Nat Kendall-Taylor (Anthropologist): It is interesting to note the critique of the Whorfian hypothesis that is made early in this article. It is this critique–against the deterministic bent of the Whorfian hypothesis—that gave rise to much of the work in the fields of psychological anthropology, linguistic anthropology and cognitive linguistics. It is upon these literatures that the FrameWorks’ methodology relies. Drawing from this more recent social science theory, FrameWorks’ theoretical and methodological foundation rests not on a complete refutation of the Whorfian hypothesis, but rather a modification of this proposed relationship between language and thought. In this way, FrameWorks’ theory and practice does not propose a role for language as creating or preventing cognitive capabilities, but rather that language and the packages of ideas vested in linguistic expressions, emphasize and promote certain perceptions while obfuscating and deemphasizing others. In this way the response to the Whorf’s piece has landed, with relative consonant, on the idea that language and cognition are connected, but in less absolute and more nuanced way that attributes language a molding and prioritizing function rather than a binary, on-off or deterministic one. We would say this role of language as “predisposer” or cognitive “guide,” makes language even more important than the deterministic concept proposed by Whorf because it give language an on-going and multifaceted role in how people make sense of the worlds around them. At the very least social science’s reaction to Whorf has made research on communications decidedly more nuanced and complicated.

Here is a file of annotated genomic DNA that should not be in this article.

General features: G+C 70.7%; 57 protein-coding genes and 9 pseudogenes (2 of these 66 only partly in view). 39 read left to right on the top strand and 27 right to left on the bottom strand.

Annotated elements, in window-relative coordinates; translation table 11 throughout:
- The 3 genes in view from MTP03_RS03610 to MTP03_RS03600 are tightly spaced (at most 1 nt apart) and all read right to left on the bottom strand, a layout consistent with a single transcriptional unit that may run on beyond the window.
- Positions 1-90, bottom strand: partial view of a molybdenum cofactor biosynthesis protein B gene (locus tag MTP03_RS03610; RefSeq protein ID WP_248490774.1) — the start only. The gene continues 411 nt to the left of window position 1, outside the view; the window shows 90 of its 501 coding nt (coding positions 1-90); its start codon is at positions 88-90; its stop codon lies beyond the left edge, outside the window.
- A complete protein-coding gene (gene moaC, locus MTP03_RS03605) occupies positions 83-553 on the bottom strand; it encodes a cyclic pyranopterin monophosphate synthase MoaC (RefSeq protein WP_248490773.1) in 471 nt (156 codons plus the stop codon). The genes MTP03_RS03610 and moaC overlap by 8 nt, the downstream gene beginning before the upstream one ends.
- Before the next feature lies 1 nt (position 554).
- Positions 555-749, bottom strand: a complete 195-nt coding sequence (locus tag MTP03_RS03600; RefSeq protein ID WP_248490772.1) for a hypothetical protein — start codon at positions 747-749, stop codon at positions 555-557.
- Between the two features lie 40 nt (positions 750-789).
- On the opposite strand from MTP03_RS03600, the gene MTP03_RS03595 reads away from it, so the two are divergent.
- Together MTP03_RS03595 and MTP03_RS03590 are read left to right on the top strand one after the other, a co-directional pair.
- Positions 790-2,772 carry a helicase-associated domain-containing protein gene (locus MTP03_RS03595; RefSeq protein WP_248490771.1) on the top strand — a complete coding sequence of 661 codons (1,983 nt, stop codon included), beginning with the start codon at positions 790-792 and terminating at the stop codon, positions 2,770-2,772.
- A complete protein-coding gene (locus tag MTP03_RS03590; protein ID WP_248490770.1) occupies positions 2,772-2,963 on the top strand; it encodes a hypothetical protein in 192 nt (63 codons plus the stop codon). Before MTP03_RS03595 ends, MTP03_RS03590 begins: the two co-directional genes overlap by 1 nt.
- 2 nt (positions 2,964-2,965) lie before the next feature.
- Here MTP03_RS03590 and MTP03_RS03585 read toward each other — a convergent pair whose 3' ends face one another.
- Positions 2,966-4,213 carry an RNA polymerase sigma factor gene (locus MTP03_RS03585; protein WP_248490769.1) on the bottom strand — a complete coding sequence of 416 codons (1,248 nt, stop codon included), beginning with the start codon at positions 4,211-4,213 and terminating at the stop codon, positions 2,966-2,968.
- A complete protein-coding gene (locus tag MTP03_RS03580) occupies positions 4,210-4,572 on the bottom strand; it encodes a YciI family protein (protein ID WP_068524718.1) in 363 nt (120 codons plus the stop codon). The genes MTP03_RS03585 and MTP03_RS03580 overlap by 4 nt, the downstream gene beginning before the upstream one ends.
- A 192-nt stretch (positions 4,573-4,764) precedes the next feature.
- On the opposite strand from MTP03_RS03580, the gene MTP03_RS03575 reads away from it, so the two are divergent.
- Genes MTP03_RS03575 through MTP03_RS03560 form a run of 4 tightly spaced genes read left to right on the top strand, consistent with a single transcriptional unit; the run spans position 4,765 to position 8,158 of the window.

The author writes “This maxim offers us the key to unlocking the real force of the mother tongue: if different languages influence our minds in different ways, this is not because of what our language allows us to think but rather because of what it habitually obliges us to think about.” This maxim captures what is truly the essence of the FrameWorks’ approach to communications science—that media, through the use of language, has the power to, overtime, shape the way we think about issues, by exercising or allowing to atrophy certain patterns of thinking that we have available for making sense of a given issue.
The article, as well as the Whorfian hypothesis which it discusses, implicitly takes a stance on directionality—it discusses the shaping role of language on cognition. While this direction from language to cognition and meaning making is surely a foundation of framing a-la FrameWorks, we actually flip this directionality in how we study meaning making. We look for patterns of thinking in mind by examining patterns of talk. In so doing we take the theoretical position, that the connection between language and thought is not unidirectional, but that stable and persistent patterns of thinking shape patterns of talking as well. This feedback loop is an essential fixture of the FrameWorks’ approach. We study models in mind through their power and function to shape patterns of talking but then give power back to language in its Whorfianesque power to shape thinking.
In conclusion, this article makes the point very nicely that language “obliges” or “compels” cognition in two important ways: 1) attentional—language compels us to selectively interpret our environments—paying attention to some things and unintentionally not attending to other things equally present, and 2) interpretive—the cues in language predispose us to think about things around us in certain patterned ways that are stable within cultures but that vary between them. These two functions are essential to FrameWorks’ approach to both descriptive and prescriptive communications research.